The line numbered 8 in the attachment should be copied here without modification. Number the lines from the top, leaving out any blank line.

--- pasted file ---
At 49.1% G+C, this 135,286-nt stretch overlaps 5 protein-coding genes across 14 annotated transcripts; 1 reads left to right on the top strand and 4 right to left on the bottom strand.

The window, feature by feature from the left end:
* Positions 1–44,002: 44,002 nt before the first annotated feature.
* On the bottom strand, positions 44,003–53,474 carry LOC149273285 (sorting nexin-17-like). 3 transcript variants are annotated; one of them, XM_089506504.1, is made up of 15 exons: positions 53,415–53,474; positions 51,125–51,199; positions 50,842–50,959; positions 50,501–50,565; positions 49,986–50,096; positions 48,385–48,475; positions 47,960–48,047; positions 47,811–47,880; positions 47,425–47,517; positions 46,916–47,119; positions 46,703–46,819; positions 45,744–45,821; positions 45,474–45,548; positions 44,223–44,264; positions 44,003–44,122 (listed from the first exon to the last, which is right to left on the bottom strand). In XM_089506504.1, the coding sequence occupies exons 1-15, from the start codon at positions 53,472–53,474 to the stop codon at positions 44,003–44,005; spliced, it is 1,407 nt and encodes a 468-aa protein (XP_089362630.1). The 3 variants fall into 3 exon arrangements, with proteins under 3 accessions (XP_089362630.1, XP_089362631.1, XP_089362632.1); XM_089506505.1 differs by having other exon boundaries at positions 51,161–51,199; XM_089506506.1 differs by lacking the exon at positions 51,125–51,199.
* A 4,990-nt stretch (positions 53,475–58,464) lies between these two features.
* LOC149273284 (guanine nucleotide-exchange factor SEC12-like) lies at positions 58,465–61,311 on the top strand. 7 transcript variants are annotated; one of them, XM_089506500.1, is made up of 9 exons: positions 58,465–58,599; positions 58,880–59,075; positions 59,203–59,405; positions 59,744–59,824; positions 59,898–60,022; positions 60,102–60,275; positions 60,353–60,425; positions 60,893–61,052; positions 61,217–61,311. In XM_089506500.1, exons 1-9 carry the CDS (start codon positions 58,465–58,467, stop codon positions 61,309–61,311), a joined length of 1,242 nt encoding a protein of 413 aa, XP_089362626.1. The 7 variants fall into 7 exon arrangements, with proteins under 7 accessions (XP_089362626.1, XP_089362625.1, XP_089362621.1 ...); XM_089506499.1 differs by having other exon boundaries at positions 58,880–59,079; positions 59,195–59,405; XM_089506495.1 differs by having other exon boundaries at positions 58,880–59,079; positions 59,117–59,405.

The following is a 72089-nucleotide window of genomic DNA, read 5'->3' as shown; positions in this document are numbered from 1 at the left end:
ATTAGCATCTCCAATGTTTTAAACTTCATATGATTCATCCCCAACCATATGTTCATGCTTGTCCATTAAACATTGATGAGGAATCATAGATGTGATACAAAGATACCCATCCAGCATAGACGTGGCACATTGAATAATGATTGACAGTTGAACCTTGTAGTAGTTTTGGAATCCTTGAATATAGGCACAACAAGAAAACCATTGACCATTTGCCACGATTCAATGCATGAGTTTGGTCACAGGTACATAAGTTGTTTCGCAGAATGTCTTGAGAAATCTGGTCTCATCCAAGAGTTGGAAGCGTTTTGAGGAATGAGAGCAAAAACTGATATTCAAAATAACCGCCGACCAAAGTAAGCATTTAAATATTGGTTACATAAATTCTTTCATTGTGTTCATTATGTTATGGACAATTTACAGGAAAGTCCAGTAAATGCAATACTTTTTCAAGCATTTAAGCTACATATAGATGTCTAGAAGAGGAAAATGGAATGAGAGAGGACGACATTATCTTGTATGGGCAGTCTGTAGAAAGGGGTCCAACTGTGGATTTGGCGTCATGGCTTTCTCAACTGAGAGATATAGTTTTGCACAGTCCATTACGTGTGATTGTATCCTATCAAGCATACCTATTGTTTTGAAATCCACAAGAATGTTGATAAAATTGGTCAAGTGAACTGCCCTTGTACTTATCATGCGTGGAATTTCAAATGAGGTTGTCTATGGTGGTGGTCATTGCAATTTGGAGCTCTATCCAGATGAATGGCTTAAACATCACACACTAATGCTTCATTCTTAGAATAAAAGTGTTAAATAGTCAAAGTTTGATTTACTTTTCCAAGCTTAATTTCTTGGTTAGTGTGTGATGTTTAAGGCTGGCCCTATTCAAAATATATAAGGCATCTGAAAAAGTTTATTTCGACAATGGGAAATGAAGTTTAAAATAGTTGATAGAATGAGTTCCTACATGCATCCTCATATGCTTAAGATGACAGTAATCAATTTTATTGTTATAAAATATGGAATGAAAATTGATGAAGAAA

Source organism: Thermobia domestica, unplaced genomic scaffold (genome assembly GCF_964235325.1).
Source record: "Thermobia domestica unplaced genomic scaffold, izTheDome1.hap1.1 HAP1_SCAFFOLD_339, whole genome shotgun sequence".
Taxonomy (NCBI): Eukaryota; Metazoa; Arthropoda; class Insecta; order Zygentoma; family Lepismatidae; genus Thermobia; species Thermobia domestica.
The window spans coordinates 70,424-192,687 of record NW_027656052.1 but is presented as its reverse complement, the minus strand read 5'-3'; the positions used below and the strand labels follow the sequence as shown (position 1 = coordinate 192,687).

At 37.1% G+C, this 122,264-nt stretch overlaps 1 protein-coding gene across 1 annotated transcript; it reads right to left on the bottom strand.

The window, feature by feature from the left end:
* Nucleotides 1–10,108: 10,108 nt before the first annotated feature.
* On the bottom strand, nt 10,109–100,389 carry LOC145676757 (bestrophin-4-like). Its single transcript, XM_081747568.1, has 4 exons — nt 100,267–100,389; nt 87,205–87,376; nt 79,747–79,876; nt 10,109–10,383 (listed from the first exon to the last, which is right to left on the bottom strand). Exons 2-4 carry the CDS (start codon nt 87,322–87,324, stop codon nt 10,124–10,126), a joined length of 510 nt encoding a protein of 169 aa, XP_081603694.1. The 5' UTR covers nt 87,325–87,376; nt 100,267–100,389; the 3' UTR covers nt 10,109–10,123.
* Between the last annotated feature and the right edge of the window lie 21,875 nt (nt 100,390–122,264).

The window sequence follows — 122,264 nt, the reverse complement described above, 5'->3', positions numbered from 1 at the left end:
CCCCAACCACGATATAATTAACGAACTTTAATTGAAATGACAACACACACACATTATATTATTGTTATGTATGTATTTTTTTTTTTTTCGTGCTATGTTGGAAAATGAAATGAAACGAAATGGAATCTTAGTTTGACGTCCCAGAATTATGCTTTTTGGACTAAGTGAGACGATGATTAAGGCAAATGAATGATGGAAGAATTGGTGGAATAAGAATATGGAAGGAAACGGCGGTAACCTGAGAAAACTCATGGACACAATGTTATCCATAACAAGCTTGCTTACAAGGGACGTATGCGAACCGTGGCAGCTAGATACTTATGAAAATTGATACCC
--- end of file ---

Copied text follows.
ATTAGCATCTCCAATGTTTTAAACTTCATATGATTCATCCCCAACCATATGTTCATGCTTGTCCATTAAACATTGATGAGGAATCATAGATGTGATACAAAGATACCCATCCAGCATAGACGTGGCACATTGAATAATGATTGACAGTTGAACCTTGTAGTAGTTTTGGAATCCTTGAATATAGGCACAACAAGAAAACCATTGACCATTTGCCACGATTCAATGCATGAGTTTGGTCACAGGTACATAAGTTGTTTCGCAGAATGTCTTGAGAAATCTGGTCTCATCCAAGAGTTGGAAGCGTTTTGAGGAATGAGAGCAAAAACTGATATTCAAAATAACCGCCGACCAAAGTAAGCATTTAAATATTGGTTACATAAATTCTTTCATTGTGTTCATTATGTTATGGACAATTTACAGGAAAGTCCAGTAAATGCAATACTTTTTCAAGCATTTAAGCTACATATAGATGTCTAGAAGAGGAAAATGGAATGAGAGAGGACGACATTATCTTGTATGGGCAGTCTGTAGAAAGGGGTCCAACTGTGGATTTGGCGTCATGGCTTTCTCAACTGAGAGATATAGTTTTGCACAGTCCATTACGTGTGATTGTATCCTATCAAGCATACCTATTGTTTTGAAATCCACAAGAATGTTGATAAAATTGGTCAAGTGAACTGCCCTTGTACTTATCATGCGTGGAATTTCAAATGAGGTTGTCTATGGTGGTGGTCATTGCAATTTGGAGCTCTATCCAGATGAATGGCTTAAACATCACACACTAATGCTTCATTCTTAGAATAAAAGTGTTAAATAGTCAAAGTTTGATTTACTTTTCCAAGCTTAATTTCTTGGTTAGTGTGTGATGTTTAAGGCTGGCCCTATTCAAAATATATAAGGCATCTGAAAAAGTTTATTTCGACAATGGGAAATGAAGTTTAAAATAGTTGATAGAATGAGTTCCTACATGCATCCTCATATGCTTAAGATGACAGTAATCAATTTTATTGTTATAAAATATGGAATGAAAATTGATGAAGAAA